Friis-Petersen adds: “When it comes to smaller fleets or single engines, USM can be sourced by the MTU team and used during a shop visit. MTU is also able to use ageing engines from its own lease pool as a natural pipeline of engines being dismantled for USM support.”
As previously noted, repair and overhaul processes and techniques continue unabated. Taking an overarching view of the industry, the companies unveil what the next developments in support programmes for engines might cover.
“There is a lot going on in the engine MRO market at the moment,” Friis-Petersen notes. “We need to deal with growth, tight capacity, increased OEM presence and increasingly complex customer needs – and we need to do it in a fast and flexible way. For that, MTU is driving technological advancement forward, for example by developing our engine trend monitoring and fleet management further.
“Gone are the days of standard MRO. Managing fleets in the sense of reducing the engine lifecycle costs, based on our long-lasting technical expertise and capabilities along the value chain, is core in the ongoing MTU digitalisation and innovation initiative.
“We believe we are the leader in customising services to each and every engine in the fleet, pro-actively maximising engine usage and significantly reducing cost for customers. We are proud to be engine experts and we will work hard to keep things this way, to be competitive and to offer the best solutions to our customers.”
Giving StandardAero’s take on the future is Randy Mengel, vice-president and general manager of StandardAero Airlines & Fleets’ Maryville, Tennessee, MRO facility. He says: “The importance of engine prognostic health management (PHM) will continue to grow as operators seek to maximise onwing reliability while minimising support costs. Effective engine health monitoring and data assessment will therefore be a key enabler to this trend. The ability of MRO providers to offer cross-fleet services is also likely to become ever more important, with operators preferring to simplify their maintenance activities by relying on a single support provider, rather than multiple shops.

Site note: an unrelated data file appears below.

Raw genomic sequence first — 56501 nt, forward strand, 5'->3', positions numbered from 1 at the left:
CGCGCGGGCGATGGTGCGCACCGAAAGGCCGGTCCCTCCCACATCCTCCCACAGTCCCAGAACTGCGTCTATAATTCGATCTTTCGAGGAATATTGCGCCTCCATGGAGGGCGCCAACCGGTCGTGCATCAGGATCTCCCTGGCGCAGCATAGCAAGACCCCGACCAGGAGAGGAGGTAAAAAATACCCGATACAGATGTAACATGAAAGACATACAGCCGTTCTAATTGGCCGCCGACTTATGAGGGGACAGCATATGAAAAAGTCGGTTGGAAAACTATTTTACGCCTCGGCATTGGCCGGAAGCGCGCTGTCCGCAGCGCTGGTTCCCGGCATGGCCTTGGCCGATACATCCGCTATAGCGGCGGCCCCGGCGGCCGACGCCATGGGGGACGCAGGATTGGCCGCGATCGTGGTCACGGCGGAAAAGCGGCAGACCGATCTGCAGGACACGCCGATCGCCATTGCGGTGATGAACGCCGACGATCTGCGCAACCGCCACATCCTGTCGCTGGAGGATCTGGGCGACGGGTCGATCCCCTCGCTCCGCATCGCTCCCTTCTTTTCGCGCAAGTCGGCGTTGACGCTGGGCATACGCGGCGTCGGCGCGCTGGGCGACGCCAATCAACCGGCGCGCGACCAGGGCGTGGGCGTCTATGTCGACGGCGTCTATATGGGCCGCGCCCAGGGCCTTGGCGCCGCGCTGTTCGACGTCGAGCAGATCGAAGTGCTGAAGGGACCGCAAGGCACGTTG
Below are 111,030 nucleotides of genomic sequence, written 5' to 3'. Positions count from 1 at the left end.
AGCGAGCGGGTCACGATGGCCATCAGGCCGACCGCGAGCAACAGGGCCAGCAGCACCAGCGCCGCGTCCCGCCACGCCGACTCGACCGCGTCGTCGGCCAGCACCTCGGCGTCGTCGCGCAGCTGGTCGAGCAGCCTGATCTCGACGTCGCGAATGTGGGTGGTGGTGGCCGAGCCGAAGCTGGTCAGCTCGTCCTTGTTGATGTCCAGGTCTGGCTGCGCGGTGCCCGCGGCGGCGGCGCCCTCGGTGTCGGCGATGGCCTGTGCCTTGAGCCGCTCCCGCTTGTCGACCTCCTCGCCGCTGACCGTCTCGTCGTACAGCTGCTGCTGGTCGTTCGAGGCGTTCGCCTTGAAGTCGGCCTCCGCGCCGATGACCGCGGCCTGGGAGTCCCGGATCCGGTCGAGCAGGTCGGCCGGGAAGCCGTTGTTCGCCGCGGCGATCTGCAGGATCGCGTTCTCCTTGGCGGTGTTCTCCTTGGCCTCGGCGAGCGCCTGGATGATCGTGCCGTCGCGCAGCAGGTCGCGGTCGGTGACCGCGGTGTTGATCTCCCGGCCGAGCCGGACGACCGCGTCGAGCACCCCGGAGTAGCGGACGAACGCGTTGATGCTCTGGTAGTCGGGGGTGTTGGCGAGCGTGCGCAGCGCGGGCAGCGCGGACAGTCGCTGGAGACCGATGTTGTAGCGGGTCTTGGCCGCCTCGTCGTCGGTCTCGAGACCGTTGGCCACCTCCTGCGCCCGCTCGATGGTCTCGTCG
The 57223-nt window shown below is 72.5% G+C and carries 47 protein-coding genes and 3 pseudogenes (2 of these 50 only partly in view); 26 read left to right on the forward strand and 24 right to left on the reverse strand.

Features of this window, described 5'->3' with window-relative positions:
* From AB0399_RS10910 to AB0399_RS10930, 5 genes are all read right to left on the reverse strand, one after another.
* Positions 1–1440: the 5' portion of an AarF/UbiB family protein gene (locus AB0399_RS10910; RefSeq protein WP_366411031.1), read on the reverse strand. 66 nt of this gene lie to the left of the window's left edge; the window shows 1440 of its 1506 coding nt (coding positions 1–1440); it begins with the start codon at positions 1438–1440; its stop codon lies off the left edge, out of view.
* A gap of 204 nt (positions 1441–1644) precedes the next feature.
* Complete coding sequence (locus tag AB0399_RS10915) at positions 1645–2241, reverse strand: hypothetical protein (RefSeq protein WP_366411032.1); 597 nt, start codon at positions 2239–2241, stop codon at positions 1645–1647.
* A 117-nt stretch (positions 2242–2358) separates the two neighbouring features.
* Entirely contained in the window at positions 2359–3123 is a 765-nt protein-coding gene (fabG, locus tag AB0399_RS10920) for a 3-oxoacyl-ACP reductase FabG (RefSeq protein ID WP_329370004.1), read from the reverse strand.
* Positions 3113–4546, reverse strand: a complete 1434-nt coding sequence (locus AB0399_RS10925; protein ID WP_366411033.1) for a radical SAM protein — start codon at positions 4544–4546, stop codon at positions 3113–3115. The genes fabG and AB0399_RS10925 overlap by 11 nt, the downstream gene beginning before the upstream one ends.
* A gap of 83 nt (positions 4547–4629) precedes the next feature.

“Technology-wise, the trend towards more electric aircraft is likely to highlight the importance of MRO providers being able to offer the customer a broad set of capabilities, spanning not only ‘big engine’ turbomachinery but also power systems, controls and APUs.”
LTAA’s Mast focuses first on support for new engines. He says: “We believe that the trend to sign up for hourly programmes at the time of engine acquisition will continue. From a risk perspective, this makes sense as the airlines can plan with more or less guaranteed maintenance cost and do not have to worry too much about the teething issues that new engine types (incorporating new technologies) usually exhibit, besides maybe the operational hurdle any engine change causes.
“These programmes are like an insurance and operators seem to be willing to pay the inherent risk surcharge for having the peace of mind in the uncertain juvenile phase of an engine type,” Mast continues. “As the engine types mature in their lifecycles, however, such programmes lose their competitive edge. The risk of unforeseen technical issues is reduced over time and other support programmes – like fixed prices for defined work scopes or programmes based on the actual manhours and material consumed (T&M – time and material programmes, with and without capping) – become more attractive.” That’s the future. As for now, the breadth of offerings to ensure the airworthiness of engines is certainly comprehensive.